“Glenn Kefford has dragged scholarship about party campaigning into the modern day, with a study that for the first time properly integrates the campaign elements of data, digital and field work.”
–Stephen Mills, University of Sydney, Australia
“This compellingly written, ground-breaking book is underpinned by a treasure trove of original analyses: from participant observation in fieldwork campaigns, extensive interviews with party insiders, to public opinion data.”
–Ariadne Vromen, Australian National University, Australia
“Kefford offers the most extensive analysis of contemporary campaigning to date in the field.... This is a fascinating and nuanced account of how data is powering digital and field campaigning, and how its effects might be less directly on voters and more on parties as organizations.”
, University of North Carolina, Chapel Hill, USA
“Presenting unparalleled insight into the activities of Australian parties, Glenn Kefford dives beneath the hype and sensationalised reporting of political campaigns to offer a detailed, and vitally important discussion of how parties actually work… this book makes an important contribution to debates on political parties that will resonate far beyond Australia's shores.”
–Katharine Dommett, University of Sheffield, United Kingdom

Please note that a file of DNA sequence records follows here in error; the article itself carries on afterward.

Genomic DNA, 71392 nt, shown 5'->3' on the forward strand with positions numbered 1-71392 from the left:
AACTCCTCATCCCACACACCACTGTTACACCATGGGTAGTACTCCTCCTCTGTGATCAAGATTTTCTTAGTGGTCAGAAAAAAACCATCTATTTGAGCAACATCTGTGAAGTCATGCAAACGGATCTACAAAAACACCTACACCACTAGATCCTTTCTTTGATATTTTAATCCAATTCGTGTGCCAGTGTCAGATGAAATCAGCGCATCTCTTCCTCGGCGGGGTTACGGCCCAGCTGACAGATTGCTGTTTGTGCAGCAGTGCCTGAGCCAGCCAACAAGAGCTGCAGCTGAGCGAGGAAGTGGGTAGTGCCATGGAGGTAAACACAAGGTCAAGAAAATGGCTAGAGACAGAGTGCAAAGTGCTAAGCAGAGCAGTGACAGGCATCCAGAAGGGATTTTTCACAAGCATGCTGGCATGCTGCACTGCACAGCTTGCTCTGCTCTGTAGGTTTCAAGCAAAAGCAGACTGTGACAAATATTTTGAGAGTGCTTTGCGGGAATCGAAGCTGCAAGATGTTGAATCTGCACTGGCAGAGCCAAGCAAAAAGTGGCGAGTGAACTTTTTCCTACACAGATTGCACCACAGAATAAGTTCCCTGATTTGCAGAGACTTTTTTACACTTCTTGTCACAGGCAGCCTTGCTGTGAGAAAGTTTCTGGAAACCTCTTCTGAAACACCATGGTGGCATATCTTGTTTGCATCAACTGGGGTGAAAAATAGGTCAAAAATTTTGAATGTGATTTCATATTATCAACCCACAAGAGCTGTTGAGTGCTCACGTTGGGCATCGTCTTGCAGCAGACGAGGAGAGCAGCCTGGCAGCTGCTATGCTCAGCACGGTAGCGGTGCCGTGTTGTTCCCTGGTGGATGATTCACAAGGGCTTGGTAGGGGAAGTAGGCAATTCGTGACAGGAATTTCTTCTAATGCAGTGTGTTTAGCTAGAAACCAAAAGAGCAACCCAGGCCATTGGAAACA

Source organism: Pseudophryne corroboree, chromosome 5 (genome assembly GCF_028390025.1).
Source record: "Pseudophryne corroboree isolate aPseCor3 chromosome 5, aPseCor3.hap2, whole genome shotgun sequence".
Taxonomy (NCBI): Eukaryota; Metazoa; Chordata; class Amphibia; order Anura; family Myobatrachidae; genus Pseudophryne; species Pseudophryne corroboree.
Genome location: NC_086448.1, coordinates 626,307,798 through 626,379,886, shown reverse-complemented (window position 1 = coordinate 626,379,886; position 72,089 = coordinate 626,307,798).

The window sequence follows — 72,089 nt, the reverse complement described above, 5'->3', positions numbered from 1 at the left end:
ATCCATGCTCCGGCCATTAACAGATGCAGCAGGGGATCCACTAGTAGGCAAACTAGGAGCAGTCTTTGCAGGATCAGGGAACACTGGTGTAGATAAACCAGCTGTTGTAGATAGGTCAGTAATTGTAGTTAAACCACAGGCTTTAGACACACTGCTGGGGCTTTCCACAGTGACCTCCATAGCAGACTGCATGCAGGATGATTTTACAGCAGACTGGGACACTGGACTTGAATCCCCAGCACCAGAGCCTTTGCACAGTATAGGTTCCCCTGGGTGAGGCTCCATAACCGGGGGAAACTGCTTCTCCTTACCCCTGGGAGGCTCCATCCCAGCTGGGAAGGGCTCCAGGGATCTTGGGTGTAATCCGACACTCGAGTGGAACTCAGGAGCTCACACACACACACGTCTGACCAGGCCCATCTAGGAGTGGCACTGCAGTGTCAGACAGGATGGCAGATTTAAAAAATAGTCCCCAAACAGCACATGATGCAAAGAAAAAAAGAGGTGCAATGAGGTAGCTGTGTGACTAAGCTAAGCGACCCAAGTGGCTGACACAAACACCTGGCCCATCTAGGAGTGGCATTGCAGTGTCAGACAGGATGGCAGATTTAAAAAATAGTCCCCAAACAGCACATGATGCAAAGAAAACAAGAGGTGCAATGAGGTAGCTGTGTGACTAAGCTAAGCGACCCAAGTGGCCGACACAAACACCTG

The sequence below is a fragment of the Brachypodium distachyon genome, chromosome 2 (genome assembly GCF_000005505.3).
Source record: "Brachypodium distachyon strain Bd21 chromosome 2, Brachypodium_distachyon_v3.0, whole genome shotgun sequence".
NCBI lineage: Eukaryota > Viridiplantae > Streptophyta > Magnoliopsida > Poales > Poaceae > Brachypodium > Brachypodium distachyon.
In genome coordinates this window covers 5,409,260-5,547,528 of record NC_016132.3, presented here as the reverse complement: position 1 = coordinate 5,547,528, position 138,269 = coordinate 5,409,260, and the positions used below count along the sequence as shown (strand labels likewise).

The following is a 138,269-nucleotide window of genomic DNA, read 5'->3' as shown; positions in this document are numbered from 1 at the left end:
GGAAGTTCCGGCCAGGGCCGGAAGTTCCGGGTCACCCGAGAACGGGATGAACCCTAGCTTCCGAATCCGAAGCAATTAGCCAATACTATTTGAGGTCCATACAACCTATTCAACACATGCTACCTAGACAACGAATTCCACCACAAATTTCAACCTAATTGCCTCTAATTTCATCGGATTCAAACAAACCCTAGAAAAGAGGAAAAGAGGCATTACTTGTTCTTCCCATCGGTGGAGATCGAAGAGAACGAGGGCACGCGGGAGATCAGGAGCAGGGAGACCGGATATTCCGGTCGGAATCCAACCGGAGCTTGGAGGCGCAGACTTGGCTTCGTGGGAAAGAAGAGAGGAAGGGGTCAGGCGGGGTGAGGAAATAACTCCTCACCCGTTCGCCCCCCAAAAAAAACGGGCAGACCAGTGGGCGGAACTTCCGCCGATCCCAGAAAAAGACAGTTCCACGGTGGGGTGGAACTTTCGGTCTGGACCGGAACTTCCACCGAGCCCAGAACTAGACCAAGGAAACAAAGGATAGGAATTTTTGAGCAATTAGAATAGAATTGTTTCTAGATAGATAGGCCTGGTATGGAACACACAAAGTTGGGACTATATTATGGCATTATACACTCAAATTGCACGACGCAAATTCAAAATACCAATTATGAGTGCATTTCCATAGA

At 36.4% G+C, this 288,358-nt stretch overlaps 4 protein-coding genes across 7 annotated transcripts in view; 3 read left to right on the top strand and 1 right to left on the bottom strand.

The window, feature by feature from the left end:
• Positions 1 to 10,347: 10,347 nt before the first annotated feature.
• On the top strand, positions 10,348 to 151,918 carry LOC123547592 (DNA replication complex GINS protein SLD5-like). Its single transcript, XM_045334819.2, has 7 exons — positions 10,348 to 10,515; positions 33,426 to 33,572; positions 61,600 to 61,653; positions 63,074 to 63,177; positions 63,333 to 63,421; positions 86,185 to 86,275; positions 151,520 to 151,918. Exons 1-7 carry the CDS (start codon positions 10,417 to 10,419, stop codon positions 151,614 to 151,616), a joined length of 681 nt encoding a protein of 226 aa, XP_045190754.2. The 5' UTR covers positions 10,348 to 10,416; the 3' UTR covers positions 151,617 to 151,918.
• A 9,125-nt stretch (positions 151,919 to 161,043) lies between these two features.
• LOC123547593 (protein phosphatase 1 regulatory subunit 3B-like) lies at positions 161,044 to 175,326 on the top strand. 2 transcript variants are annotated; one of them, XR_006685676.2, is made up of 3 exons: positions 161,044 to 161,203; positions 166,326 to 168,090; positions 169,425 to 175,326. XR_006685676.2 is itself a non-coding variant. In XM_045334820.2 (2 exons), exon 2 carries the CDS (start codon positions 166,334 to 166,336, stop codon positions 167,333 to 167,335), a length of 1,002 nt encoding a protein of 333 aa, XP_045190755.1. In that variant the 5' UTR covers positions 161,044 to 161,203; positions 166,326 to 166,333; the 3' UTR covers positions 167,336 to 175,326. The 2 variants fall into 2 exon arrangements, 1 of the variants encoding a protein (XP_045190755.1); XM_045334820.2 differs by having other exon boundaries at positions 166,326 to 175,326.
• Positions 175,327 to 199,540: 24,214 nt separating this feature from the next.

Big data and microtargeting steal the headlines about campaigning. But how important are they really to the way that political parties campaign? This book provides a fine-grained account of the campaign practices of three Australian political parties. It explores how prevalent data-driven campaigning is, introduces an original theoretical framework to understand these practices, and demonstrates that there is a disconnect between what Australian voters think about these issues and the way that parties campaign in the 21stcentury. Drawing on 161 interviews, participant observation and original survey data, it shows that the reality of contemporary campaigning is often different to what we are led to believe.
Glenn Kefford is a lecturer in political science at the University of Queensland in Brisbane, Australia. He is an Australian Research Council Discovery Early Career Researcher Award Fellow for 2019-2021.